It’s been weeks since Christmas, but one Saskatoon woman is still in awe of a special gift she received over the holidays.
Last June, LeeAnne Benjamin lost her 20-year-old wedding necklace — a thaali, as it’s known in Indian culture — which was gifted to her by her late mother-in-law.
“We could easily replace it with another piece of gold — but we could not replace it with one that she had chosen with me, that she had touched and placed around my neck,” Benjamin said. “It was irreplaceable.”
Having dealt with the deaths of her mother-in-law and father just months apart last year, Benjamin said losing her thaali compounded the feelings of grief for her and her husband.
“It was just this symbol of the loss that we were going through,” she explained.
LeeAnne Benjamin has rarely taken the necklace off since she received it from her mother-in-law. (Submitted by LeeAnne Benjamin)
For months, Benjamin and her husband retraced her steps, putting up notes around the city and on social media, garnering help from the community along the way. But they still came up short.
“We kind of gradually accepted the fact that we were not going to get this back,” she said. “I thought, ‘Life goes on. We’re happy, we’re healthy — move on.'”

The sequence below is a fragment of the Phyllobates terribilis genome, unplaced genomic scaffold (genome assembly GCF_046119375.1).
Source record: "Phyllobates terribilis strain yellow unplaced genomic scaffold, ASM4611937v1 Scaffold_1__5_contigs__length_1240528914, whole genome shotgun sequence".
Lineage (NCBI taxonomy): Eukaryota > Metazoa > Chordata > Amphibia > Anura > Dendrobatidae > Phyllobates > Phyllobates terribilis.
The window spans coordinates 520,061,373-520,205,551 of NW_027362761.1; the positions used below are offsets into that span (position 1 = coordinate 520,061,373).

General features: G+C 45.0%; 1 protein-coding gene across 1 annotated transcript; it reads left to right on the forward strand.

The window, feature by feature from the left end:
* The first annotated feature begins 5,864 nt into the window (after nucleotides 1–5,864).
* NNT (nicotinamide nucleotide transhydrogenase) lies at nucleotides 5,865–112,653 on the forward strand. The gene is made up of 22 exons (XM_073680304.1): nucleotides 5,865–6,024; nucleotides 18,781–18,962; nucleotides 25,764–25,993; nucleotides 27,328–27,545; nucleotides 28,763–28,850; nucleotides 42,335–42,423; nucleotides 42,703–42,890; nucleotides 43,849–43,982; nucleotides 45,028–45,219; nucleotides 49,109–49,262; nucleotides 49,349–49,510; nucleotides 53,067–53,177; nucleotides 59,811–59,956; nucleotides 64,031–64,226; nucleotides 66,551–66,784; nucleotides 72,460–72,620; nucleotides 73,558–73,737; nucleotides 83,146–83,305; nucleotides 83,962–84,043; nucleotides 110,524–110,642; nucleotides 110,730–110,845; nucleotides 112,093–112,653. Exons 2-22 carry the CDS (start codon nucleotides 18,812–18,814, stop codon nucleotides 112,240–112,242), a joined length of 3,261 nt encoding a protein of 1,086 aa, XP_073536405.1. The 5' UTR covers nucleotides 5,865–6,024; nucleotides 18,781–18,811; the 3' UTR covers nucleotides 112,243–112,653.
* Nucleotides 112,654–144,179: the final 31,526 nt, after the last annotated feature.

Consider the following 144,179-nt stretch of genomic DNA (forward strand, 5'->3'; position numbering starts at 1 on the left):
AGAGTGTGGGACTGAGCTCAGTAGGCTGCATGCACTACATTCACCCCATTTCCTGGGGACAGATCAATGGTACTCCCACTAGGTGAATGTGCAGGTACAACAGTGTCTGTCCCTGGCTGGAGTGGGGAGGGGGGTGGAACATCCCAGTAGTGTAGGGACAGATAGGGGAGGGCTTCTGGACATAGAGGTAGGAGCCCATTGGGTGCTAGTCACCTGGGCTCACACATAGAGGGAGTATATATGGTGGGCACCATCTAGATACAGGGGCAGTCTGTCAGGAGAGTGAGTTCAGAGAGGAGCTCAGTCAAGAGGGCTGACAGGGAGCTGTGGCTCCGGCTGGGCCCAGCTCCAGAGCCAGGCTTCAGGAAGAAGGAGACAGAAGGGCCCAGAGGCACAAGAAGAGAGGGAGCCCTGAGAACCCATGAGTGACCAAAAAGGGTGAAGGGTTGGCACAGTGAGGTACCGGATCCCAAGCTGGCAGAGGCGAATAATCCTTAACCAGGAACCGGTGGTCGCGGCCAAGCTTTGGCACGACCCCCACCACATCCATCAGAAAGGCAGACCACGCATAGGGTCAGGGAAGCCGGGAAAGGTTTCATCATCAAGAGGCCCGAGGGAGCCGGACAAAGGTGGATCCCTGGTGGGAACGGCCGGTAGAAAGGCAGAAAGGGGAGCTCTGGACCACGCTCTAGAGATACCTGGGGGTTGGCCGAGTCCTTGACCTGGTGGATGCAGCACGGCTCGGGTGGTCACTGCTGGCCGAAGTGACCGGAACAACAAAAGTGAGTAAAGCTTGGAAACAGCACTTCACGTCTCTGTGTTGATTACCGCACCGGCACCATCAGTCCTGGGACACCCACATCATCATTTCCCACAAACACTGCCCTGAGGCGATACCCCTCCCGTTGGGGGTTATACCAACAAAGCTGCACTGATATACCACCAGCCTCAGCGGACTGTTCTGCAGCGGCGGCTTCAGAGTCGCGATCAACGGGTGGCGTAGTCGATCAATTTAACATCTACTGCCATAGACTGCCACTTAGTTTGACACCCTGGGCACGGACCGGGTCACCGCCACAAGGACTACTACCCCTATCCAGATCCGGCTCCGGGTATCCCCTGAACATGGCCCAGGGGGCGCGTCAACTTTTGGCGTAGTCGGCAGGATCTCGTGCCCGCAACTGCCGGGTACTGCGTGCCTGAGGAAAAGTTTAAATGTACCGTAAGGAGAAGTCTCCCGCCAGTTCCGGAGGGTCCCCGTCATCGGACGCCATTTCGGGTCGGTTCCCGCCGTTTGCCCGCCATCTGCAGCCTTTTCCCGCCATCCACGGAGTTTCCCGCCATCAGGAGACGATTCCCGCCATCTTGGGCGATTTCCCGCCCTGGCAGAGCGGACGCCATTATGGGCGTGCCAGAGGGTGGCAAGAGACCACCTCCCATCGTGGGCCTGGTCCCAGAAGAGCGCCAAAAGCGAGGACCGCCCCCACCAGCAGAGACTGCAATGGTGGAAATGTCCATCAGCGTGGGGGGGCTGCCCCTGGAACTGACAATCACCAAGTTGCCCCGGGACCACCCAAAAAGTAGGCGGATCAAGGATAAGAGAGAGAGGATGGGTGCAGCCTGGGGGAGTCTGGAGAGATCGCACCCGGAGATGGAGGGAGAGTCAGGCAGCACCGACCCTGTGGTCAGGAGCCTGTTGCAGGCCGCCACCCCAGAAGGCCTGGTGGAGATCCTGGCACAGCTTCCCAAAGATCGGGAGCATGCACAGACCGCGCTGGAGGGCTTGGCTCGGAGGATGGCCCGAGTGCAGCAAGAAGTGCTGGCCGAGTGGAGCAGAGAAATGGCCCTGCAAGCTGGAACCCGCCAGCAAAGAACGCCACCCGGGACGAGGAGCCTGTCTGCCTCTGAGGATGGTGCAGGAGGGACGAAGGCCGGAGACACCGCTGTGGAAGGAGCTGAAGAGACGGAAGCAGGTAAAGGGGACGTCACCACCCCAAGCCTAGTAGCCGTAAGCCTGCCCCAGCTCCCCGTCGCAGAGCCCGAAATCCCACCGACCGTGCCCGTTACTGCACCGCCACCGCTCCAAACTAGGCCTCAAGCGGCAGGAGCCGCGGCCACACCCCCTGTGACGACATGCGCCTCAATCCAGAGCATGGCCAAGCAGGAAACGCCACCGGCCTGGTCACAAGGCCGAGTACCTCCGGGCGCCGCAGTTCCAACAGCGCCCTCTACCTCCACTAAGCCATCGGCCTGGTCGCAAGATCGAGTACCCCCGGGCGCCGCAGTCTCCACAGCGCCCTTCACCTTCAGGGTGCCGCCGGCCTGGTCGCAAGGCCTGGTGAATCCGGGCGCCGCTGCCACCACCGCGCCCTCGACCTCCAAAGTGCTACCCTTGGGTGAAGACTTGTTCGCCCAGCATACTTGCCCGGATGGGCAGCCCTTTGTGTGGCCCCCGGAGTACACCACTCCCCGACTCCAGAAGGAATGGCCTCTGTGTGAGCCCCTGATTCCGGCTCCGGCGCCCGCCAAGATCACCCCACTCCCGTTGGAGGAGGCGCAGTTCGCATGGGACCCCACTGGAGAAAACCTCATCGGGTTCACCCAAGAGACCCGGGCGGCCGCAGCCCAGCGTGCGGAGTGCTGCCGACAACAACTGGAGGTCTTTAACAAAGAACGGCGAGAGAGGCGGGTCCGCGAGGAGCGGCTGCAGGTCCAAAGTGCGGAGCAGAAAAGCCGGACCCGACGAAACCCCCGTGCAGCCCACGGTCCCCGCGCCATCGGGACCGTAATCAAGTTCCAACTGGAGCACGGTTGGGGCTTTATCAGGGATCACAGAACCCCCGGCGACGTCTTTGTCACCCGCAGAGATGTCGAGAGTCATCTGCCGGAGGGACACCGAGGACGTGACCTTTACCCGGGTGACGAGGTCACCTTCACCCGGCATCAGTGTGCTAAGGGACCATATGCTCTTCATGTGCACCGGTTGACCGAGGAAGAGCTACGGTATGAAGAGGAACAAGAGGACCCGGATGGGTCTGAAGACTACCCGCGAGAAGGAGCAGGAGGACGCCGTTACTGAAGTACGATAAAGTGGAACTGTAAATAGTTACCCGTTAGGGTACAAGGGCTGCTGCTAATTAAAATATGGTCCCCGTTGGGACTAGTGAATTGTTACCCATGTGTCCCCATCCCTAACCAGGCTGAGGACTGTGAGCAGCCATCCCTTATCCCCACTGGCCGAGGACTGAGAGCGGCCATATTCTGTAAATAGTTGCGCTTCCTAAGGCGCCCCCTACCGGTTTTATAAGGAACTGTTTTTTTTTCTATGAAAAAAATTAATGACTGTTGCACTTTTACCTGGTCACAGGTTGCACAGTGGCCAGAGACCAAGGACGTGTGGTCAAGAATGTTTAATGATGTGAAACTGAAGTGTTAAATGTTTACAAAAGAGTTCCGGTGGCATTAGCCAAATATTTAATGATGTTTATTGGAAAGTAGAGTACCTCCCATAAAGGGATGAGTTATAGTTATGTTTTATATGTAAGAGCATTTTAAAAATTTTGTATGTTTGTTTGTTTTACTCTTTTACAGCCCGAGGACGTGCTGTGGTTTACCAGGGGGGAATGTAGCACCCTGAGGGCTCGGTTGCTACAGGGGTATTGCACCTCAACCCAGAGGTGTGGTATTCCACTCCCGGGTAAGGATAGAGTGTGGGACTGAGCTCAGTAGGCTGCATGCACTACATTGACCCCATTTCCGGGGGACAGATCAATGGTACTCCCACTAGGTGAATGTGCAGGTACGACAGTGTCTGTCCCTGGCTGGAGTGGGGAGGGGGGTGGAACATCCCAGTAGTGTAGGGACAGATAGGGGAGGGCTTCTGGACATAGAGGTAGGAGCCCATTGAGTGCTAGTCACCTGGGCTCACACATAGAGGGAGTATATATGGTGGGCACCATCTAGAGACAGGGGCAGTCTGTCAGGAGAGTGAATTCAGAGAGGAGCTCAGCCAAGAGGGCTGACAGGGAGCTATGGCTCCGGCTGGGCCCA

‘There is hope’
One November day, her husband connected through a lost and found Facebook group with a woman who had picked up the necklace outside a chiropractic clinic.
On top of physically searching and putting up posters around Saskatoon, LeeAnne Benjamin’s husband routinely posted on social media, asking people to be on the lookout for his wife’s thaali. Eventually, he was connected with someone who found it. (Saskatoon Lost and Found/Facebook)
They met up and the woman gave back the thaali. Benjamin’s husband promised to return the favour to the single mother with a food and toy hamper for her family — something Benjamin unknowingly helped put together.
Then, at Christmas, she unwrapped her missing necklace.
“I was speechless. I just could not believe it,” Benjamin said, noting it took her about two minutes to form a sentence.
LeeAnne Benjamin, left, said she’s forever grateful to the woman who found her thaali outside a chiropractic clinic and returned it to her. She said it created what she hopes is a lifelong friendship. (Submitted by LeeAnne Benjamin)
At that point, her husband explained what had happened and told her they had a special delivery to make to the woman and her children.
“It was just this really beautiful moment where we could give her these Christmas gifts, but at the same time, she gave us back so much more than that,” Benjamin said. “It was just this beautiful symbol that there is hope.”